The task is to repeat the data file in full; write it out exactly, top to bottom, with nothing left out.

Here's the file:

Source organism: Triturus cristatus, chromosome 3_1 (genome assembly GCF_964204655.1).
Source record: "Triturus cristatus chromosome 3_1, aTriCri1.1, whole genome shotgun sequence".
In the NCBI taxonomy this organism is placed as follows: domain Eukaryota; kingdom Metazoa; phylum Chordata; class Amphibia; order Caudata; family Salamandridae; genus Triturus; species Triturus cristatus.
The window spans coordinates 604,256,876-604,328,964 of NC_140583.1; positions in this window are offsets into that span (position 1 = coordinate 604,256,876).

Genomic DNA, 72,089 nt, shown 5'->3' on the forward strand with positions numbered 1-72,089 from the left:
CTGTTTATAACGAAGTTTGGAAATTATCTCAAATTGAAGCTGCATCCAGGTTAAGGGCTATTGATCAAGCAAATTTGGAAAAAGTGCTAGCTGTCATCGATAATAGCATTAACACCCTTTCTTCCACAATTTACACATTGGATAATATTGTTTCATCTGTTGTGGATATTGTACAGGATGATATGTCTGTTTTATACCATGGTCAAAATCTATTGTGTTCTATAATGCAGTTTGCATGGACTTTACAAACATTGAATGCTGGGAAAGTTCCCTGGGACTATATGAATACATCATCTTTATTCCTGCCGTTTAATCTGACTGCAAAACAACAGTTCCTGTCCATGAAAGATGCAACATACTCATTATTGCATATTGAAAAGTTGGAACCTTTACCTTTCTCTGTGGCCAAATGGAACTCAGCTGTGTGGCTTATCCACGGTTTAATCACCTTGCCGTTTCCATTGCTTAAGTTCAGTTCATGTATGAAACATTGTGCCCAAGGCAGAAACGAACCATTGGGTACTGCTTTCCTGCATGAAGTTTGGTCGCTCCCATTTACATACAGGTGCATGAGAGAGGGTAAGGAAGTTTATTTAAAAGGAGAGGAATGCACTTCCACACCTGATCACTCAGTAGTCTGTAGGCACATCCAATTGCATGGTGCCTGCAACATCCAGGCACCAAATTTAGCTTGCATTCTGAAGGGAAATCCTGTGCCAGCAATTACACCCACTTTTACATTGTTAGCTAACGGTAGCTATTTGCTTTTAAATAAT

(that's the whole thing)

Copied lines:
Source organism: Triturus cristatus, chromosome 3_1 (genome assembly GCF_964204655.1).
Source record: "Triturus cristatus chromosome 3_1, aTriCri1.1, whole genome shotgun sequence".
In the NCBI taxonomy this organism is placed as follows: domain Eukaryota; kingdom Metazoa; phylum Chordata; class Amphibia; order Caudata; family Salamandridae; genus Triturus; species Triturus cristatus.
The window spans coordinates 604,256,876-604,328,964 of NC_140583.1; positions in this window are offsets into that span (position 1 = coordinate 604,256,876).

Genomic DNA, 72,089 nt, shown 5'->3' on the forward strand with positions numbered 1-72,089 from the left:
CTGTTTATAACGAAGTTTGGAAATTATCTCAAATTGAAGCTGCATCCAGGTTAAGGGCTATTGATCAAGCAAATTTGGAAAAAGTGCTAGCTGTCATCGATAATAGCATTAACACCCTTTCTTCCACAATTTACACATTGGATAATATTGTTTCATCTGTTGTGGATATTGTACAGGATGATATGTCTGTTTTATACCATGGTCAAAATCTATTGTGTTCTATAATGCAGTTTGCATGGACTTTACAAACATTGAATGCTGGGAAAGTTCCCTGGGACTATATGAATACATCATCTTTATTCCTGCCGTTTAATCTGACTGCAAAACAACAGTTCCTGTCCATGAAAGATGCAACATACTCATTATTGCATATTGAAAAGTTGGAACCTTTACCTTTCTCTGTGGCCAAATGGAACTCAGCTGTGTGGCTTATCCACGGTTTAATCACCTTGCCGTTTCCATTGCTTAAGTTCAGTTCATGTATGAAACATTGTGCCCAAGGCAGAAACGAACCATTGGGTACTGCTTTCCTGCATGAAGTTTGGTCGCTCCCATTTACATACAGGTGCATGAGAGAGGGTAAGGAAGTTTATTTAAAAGGAGAGGAATGCACTTCCACACCTGATCACTCAGTAGTCTGTAGGCACATCCAATTGCATGGTGCCTGCAACATCCAGGCACCAAATTTAGCTTGCATTCTGAAGGGAAATCCTGTGCCAGCAATTACACCCACTTTTACATTGTTAGCTAACGGTAGCTATTTGCTTTTAAATAAT